If you’ve done the research and you’ve decided that Medicare Supplement Insurance fits your needs best, great! The right Medicare Supplement insurance policy can help you get a handle on costs associated with your health care and can even give you a few extra benefits. However, knowing when to buy is the key to getting a great policy that you can afford. Take a minute to review some important details on when to buy Medicare Supplement insurance, and be prepared when it’s time to make a choice.
When You’re First Eligible—During Your Medicare Supplement Insurance Open Enrollment Period
The best time to buy Medicare Supplement insurance is when you’re first eligible, during your open enrollment period. This six-month period of time starts when you are 65 or older and enrolled in Medicare Part B. For most people, enrollment in Part A and Part B is automatic, and Medicare Supplement insurance open enrollment begins at the same time.
The reason why this is the best time to buy is simple. During your open enrollment, insurance companies must sell you any Medicare Supplement insurance policy sold in your state at the best available rate—even if you have health problems. If you wait more than six months and miss your open enrollment period, you may not be able to buy a Medicare Supplement insurance policy. Or, if you are accepted, the same policy could end up costing you more.
When You Have a Guaranteed Issue Right
There are certain times outside of your Medicare Supplement insurance open enrollment where you may have a “guaranteed issue right,” or the same rights to buy Medicare Supplement insurance at a good rate without medical underwriting denying you coverage. For instance, if you chose to delay signing up for Part B because you have group insurance through an employer, that’s okay. Your open enrollment period will also be delayed until you sign up for Part B. But, instead of having six months, you only have 63 days to join Medicare Supplement insurance with the same guaranteed issue right.
Here are some other times when you may have a guaranteed issue right to buy Medicare Supplement insurance.
- An employer group health insurance plan is ending.
- You joined a Medicare Advantage plan when you were first eligible,
but now, within the first year, you would like to return to Original Medicare.
- You dropped a Medicare Supplement insurance policy to join a Medicare Advantage plan for the first time and you’ve been in the plan for less than a year and want to switch back.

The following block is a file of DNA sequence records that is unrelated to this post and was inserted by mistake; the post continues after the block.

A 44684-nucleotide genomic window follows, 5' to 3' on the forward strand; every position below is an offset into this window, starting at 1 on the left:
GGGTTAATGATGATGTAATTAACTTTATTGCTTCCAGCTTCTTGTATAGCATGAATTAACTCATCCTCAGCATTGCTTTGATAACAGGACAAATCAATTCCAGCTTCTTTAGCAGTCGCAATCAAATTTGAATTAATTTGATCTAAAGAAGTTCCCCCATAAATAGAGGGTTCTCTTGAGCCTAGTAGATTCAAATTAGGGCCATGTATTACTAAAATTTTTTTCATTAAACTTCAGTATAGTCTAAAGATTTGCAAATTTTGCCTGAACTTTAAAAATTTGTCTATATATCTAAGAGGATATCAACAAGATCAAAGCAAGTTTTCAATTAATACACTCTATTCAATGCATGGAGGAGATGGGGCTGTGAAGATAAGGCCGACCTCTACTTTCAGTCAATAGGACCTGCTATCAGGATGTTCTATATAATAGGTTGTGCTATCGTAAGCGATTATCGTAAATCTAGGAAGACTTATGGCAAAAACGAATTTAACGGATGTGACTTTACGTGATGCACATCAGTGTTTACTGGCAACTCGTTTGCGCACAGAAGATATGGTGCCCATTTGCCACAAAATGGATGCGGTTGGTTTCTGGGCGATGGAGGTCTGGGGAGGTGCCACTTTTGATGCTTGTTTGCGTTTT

- Your previous Medicare Supplement insurance policy or Medicare Advantage plan ends through no fault of your own.
- You’re in a Medicare Advantage plan, but you move out of the plan’s service area.
During Medicare Open Enrollment
If you miss your Medicare Supplement insurance open enrollment or do not have a guaranteed issue right for another reason, you may be able to buy a policy during Annual Open Enrollment. However, insurance companies selling during this time are allowed to use medical underwriting as a deciding factor. In other words, they can use your current health status to decide whether to sell you a policy, and even to determine how much to charge you.
The key to buying Medicare Supplement insurance during Medicare Open Enrollment is to comparison shop. Insurance companies are not required to charge the same for the same exact plans—and they don’t. Be sure to look closely at not only benefits, but also, the cost of each plan side-by-side before deciding to buy. With good research, you may be able to find the same plan for less offered through another provider.
A Note on Switching Medicare Supplement Insurance Policies
If you currently have a Medicare Supplement insurance policy but realize that you’re paying for benefits you don’t need, or need benefits you don’t have, switching policies may make sense. However, in order to switch to a different policy, you must have a guaranteed issue right, or be within your Medicare Supplement insurance open enrollment period.
If you do switch to a new Medicare Supplement insurance policy, you have 30 days to decide if you want to keep the new policy. Your “free look period” starts when you get your new policy. Note: during your 30-day trial, you will be responsible for paying both premiums for one month. And, it is your responsibility to make sure you cancel your old policy.